ALERT: More potentially dangerous web sites hitting Google search
You may recall that Alex Eckelberry alerted us to a massive seeding of Google and other Web searches with malicious web sites. Google and the other sites, to their credit, certainly cleaned things up very quickly, and the incident quickly hit the popular press.
Sadly, it seems that Google, although they reacted quickly to the last incident, have seemingly not found a way to counter the basic problem, because Alex and Adam have reported that they are seeing signs of another attempt to infiltrate search results. Alex and Adam note that the sites are not dangerous at the moment, but of course that could change.
While we're on the topic of malicious searches, TrendMicro's team pointed out a new behaviour that all of us need to keep in mind when investigating these outbreaks. Trend say that:
"However, there is a little catch for us security researchers. We now look at the “if” statement where it relies on the “document.referrer” function. The code tells that in order for the “eval” function to be executed, the page where the user visited before arriving on the malicious Web page should be a page containing Google search results. Also, the search string used by the user must not have the “inurl:” and “site:” Google search functions. Thus, direct visit or access of the malicious site will not trigger the evil script and not redirect us to the site hosting the malicious binary file.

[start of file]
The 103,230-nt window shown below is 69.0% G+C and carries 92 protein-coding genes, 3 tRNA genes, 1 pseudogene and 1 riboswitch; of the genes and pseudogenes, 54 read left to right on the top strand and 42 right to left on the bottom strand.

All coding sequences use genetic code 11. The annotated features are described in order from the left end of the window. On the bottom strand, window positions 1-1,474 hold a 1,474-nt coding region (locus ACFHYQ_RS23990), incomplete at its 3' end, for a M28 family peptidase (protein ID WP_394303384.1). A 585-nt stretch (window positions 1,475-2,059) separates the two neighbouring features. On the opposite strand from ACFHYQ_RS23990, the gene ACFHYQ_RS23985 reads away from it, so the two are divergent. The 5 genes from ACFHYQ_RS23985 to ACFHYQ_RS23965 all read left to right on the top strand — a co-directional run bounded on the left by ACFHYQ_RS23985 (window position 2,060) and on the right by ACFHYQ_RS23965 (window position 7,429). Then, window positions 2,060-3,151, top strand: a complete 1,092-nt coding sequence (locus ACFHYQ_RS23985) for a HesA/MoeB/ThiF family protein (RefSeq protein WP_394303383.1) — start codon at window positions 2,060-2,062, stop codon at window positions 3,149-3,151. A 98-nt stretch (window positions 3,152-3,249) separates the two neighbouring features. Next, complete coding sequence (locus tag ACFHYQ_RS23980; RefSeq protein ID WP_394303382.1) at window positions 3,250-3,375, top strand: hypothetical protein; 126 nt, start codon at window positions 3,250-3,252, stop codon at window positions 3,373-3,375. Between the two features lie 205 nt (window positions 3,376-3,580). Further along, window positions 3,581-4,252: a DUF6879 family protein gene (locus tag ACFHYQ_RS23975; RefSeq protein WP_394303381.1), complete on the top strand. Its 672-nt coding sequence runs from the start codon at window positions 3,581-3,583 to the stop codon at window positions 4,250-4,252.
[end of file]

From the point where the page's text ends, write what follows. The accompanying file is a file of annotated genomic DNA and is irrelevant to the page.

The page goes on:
For security reseachers developing tools to automate the capture of the malicious files found on Web threats, this is something to consider. It is clear that this is a limitation for tools designed to directly access the malicious site aiming to capture the malicious files. The affected tools include honeyclients, Web crawlers, and downloaders."
You may recall my previous advice about this problem which is to pay close attention to the links that are being offered, and avoid anything that just doesn't look right, and certainly to avoid 'nonsense' domains. If you look at the latest Sunbelt shots, one of the sites is "pavtd.com.cn" which, at least according to the quick straw poll I just conducted, would not ring alarm bells for the average user. Apparently it's "not nonsensical enough".